The following is the winning essay in The Lantern‘s $1,000 for 1,000 words contest. The prompt the writer chose was: “Is the American dream dying for our generation? Are you optimistic or pessimistic about your future and the future of the country?”
Not very long ago, I read an article in The Economist (dated April 15th) analyzing how real the disparity between the rich and poor is in America. The article used a lot of jargon reserved for people like Ben Bernanke and the upper echelons of the intelligentsia – The Economist’s target audience – but it does hammer home its main point in simple English: The rich are getting a lot richer, probably richer than we think, while the middle class is merely scraping by. Its author, credited only as M.S., even went as far as writing that America today is more segregated by class than much of Europe, vestiges of aristocracies and all.
There is always an article or conversation about this income gap somewhere, and sobering analyses like this one make me inclined to believe the American Dream is closer to being six feet under with each passing day. And it is not solely rooted in the charge that America is abandoning its middle class. To take a look at America’s attitudes toward immigrants and many non-Christians, for example, suggests it is becoming a more exclusive nation. This is not the America of previous generations, I’m inclined to think. The notion that anyone can achieve prosperity is antiquated; the opportunities in this land are becoming farther and fewer between.
When I take a step back, I realize America of generations past worked under a different system. America in 2011 runs on a new economic engine, and so maybe the American Dream as we know it hasn’t yet caught up.
Think about what the American Dream meant to our parents and grandparents. First, they received some education. Maybe a couple got to go to college, but for the most part a high school diploma was the gold standard. That was all that was necessary to start finding work. A lot of our relatives, especially here in Ohio, went to work in factories. Of course many went to work in other fields, but the blue-collar worker typified upward mobility for many. From there, our parents and relatives improved their lot, and after a while were able to move out of whichever big city they were based in: Cleveland, Cincinnati, wherever. They found a home in Parma, Cheviot, or any other suburb, and from there, things really took off. They bought a second car, took weekend trips in the summer and put their kids through better and more advanced schooling than they had.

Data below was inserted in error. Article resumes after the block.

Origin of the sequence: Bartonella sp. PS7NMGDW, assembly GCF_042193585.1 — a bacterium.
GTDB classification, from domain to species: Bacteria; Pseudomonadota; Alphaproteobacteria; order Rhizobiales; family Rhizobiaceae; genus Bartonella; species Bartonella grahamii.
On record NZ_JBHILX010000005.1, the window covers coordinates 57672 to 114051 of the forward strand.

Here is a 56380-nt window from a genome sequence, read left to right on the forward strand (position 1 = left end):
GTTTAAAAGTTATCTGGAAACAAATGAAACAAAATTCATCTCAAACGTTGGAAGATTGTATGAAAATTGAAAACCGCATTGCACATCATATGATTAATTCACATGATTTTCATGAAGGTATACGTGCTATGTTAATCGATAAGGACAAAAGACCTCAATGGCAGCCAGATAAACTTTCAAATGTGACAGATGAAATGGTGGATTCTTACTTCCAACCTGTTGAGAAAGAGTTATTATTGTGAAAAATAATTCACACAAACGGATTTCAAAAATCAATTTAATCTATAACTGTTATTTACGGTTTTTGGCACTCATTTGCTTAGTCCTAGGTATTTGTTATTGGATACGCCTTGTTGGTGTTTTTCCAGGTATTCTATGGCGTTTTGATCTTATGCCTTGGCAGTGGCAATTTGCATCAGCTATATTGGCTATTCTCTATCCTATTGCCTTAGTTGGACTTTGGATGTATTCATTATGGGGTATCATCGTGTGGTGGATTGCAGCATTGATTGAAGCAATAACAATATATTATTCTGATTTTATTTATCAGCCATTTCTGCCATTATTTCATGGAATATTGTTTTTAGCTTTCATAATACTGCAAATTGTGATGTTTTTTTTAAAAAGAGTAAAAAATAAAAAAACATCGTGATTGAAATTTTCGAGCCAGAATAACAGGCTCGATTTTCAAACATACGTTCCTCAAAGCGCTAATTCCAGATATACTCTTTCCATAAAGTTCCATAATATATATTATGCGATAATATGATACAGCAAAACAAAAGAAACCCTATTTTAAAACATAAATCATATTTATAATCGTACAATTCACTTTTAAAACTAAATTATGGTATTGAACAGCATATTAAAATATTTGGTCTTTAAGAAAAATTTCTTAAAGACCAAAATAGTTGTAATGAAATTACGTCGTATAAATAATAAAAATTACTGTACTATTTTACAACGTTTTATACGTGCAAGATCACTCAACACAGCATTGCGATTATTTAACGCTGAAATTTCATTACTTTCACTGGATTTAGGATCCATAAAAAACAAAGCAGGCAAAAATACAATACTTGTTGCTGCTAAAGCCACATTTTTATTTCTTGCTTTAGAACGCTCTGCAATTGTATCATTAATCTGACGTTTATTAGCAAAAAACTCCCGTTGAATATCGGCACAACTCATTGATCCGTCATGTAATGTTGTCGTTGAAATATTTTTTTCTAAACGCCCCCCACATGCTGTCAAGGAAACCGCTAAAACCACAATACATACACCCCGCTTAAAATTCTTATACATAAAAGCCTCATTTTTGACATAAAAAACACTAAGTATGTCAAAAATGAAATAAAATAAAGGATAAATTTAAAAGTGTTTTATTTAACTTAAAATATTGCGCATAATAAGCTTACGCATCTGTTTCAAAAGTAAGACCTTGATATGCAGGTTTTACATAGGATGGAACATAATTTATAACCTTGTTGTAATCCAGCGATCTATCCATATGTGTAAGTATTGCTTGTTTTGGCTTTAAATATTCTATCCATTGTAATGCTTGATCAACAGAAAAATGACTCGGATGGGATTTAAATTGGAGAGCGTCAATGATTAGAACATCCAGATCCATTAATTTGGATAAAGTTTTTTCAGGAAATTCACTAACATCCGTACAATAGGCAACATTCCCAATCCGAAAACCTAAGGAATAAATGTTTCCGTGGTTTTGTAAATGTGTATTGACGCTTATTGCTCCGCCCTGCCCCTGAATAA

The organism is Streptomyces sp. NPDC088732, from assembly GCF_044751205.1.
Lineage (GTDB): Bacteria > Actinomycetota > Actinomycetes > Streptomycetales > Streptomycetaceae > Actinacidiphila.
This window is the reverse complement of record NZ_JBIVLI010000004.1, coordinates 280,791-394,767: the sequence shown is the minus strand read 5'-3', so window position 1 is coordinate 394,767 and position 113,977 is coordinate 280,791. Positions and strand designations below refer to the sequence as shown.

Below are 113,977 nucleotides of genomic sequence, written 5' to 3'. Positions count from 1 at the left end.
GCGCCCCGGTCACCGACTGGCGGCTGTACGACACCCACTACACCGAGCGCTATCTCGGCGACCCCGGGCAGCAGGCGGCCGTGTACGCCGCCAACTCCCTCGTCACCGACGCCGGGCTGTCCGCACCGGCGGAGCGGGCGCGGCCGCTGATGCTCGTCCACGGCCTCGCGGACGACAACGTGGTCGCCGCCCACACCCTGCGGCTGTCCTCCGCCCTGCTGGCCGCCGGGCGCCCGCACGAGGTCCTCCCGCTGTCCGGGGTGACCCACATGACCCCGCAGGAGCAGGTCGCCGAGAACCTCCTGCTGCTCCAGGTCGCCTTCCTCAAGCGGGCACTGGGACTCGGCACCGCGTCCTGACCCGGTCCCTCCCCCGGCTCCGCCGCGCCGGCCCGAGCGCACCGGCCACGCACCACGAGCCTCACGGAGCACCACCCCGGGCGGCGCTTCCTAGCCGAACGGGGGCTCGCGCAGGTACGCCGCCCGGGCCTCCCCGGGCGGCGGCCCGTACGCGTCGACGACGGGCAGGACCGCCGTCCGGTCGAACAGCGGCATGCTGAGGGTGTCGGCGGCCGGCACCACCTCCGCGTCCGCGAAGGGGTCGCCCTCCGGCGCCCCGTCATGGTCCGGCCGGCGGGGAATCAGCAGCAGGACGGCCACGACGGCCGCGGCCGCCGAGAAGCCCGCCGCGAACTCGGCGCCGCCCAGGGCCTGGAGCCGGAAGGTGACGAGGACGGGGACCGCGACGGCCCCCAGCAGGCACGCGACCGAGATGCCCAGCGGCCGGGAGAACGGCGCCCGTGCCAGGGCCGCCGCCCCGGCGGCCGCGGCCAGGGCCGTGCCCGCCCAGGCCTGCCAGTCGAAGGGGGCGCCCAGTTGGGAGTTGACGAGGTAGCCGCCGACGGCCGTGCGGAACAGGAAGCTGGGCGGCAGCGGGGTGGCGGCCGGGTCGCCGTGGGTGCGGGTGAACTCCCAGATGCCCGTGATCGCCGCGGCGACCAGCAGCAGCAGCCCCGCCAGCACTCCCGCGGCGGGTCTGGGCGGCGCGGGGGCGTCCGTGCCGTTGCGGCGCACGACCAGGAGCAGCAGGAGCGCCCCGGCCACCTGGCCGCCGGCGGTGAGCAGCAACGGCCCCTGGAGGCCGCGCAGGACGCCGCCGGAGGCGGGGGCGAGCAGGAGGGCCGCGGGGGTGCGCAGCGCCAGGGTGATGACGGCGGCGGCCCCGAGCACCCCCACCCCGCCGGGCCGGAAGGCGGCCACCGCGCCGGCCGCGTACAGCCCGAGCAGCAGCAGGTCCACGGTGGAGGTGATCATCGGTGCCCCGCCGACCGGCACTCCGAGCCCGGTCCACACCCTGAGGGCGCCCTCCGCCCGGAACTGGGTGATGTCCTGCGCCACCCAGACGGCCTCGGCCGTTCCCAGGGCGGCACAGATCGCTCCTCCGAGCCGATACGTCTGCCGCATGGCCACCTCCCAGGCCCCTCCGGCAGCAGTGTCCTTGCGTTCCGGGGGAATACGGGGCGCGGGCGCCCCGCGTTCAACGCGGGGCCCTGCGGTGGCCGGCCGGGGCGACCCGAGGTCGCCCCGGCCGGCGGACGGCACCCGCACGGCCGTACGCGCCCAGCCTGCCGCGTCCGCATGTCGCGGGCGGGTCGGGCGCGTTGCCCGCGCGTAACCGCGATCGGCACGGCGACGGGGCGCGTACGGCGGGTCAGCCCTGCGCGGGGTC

This was the model of the American Dream that worked. These so-called “everyday people” improved their lot, accumulated more material goods and moved into a better living situation than before. As many of us know, however, America underwent a shift. Finding work at age 18 is unthinkable today. Work in manufacturing to achieve a decent standard of living is disappearing fast.
That is why we think the American Dream is dying. A lot of us are still led to believe it is an easy process to envision and execute, and all it takes is a little bit of work. The times have changed, though, and the notion of the American Dream needs to change, too. I like to believe the American Dream is still alive and can be achieved with the same hard work as previous generations, albeit in a different mold.
In my case, and in the case of many here at Ohio State, we are doing our best to conform to the demands of the new economy. We have already taken a great leap by being here. Some form of higher education is necessary, and while that virtue has been stressed to us countless times it is only because any modern workforce demands it.
In terms of what we are actually doing with this education, many are finding an interest or specialization. The modern workforce is full of specialists, and those who exploit their interest to do work few others can do are the ones prospering today. Beyond the classroom, I and many others are building broader and farther reaching social networks. It is almost necessary to know more people and have more resources from diverse places because, unlike years ago, relying solely on community and kinship ties will not reach far.
So when looking at the Ohio State community and myself, I have confidence in the future. We have made it this far for an opportunity to earn a degree. We either have the tools or are acquiring them so as to be prepared for a new kind of workforce where knowledge precedes prosperity.
Yet Ohio State and colleges in general are not enough to represent a “new” American Dream. They never will be, not until we give scores of other men and women from this generation an opportunity to be on par with those of us fortunate enough to have access to education. We’ve struggled for decades as a society as far as education disparities, and the recent news of funding cuts to Ohio schools only offers more discouragement.
Fixing that problem, and similar problems in other states, will not be a cure-all. It is, however, a step in the right direction. For if we start to change that, it will begin to signify a new mindset, a renewed attitude that will preserve the American Dream.
When our collective mentality undergoes a shift, and more and more of us understand that having more schooling and the ability to create and think – skills that will help more of us thrive in modern times and take the same amount of hard work that brought prosperity to previous generations – then we will have chartered a path toward a new American Dream and away from the contemporary Gilded Age, as The Economist reports.
Whether or not this will happen in my lifetime, I am not sure. It will depend on our national priorities and the choices of emerging leaders from my generation. It will be in my hands and in the hands of my peers, for better or worse.